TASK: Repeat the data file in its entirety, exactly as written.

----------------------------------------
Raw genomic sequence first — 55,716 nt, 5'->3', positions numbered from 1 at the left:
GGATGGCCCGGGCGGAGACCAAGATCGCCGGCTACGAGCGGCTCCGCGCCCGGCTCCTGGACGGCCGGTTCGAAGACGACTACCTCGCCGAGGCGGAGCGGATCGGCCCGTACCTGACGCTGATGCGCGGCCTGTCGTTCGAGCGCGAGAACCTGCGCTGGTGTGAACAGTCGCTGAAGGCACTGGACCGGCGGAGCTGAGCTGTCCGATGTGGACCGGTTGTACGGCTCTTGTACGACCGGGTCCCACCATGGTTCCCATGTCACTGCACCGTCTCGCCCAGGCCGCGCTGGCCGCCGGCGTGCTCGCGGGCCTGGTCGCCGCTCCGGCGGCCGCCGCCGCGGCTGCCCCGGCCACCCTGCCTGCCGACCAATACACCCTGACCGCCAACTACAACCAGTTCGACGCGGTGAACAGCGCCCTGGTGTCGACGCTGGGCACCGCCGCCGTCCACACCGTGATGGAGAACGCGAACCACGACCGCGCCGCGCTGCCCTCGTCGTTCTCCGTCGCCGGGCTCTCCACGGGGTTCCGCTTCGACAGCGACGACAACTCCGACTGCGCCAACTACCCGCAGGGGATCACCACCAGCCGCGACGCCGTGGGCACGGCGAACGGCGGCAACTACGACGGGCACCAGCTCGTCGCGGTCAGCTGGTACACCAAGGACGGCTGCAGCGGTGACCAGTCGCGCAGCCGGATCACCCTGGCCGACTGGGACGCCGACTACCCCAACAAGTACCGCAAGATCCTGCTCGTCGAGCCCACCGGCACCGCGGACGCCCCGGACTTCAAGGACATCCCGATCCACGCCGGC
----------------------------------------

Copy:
Raw genomic sequence first — 55,716 nt, 5'->3', positions numbered from 1 at the left:
GGATGGCCCGGGCGGAGACCAAGATCGCCGGCTACGAGCGGCTCCGCGCCCGGCTCCTGGACGGCCGGTTCGAAGACGACTACCTCGCCGAGGCGGAGCGGATCGGCCCGTACCTGACGCTGATGCGCGGCCTGTCGTTCGAGCGCGAGAACCTGCGCTGGTGTGAACAGTCGCTGAAGGCACTGGACCGGCGGAGCTGAGCTGTCCGATGTGGACCGGTTGTACGGCTCTTGTACGACCGGGTCCCACCATGGTTCCCATGTCACTGCACCGTCTCGCCCAGGCCGCGCTGGCCGCCGGCGTGCTCGCGGGCCTGGTCGCCGCTCCGGCGGCCGCCGCCGCGGCTGCCCCGGCCACCCTGCCTGCCGACCAATACACCCTGACCGCCAACTACAACCAGTTCGACGCGGTGAACAGCGCCCTGGTGTCGACGCTGGGCACCGCCGCCGTCCACACCGTGATGGAGAACGCGAACCACGACCGCGCCGCGCTGCCCTCGTCGTTCTCCGTCGCCGGGCTCTCCACGGGGTTCCGCTTCGACAGCGACGACAACTCCGACTGCGCCAACTACCCGCAGGGGATCACCACCAGCCGCGACGCCGTGGGCACGGCGAACGGCGGCAACTACGACGGGCACCAGCTCGTCGCGGTCAGCTGGTACACCAAGGACGGCTGCAGCGGTGACCAGTCGCGCAGCCGGATCACCCTGGCCGACTGGGACGCCGACTACCCCAACAAGTACCGCAAGATCCTGCTCGTCGAGCCCACCGGCACCGCGGACGCCCCGGACTTCAAGGACATCCCGATCCACGCCGGC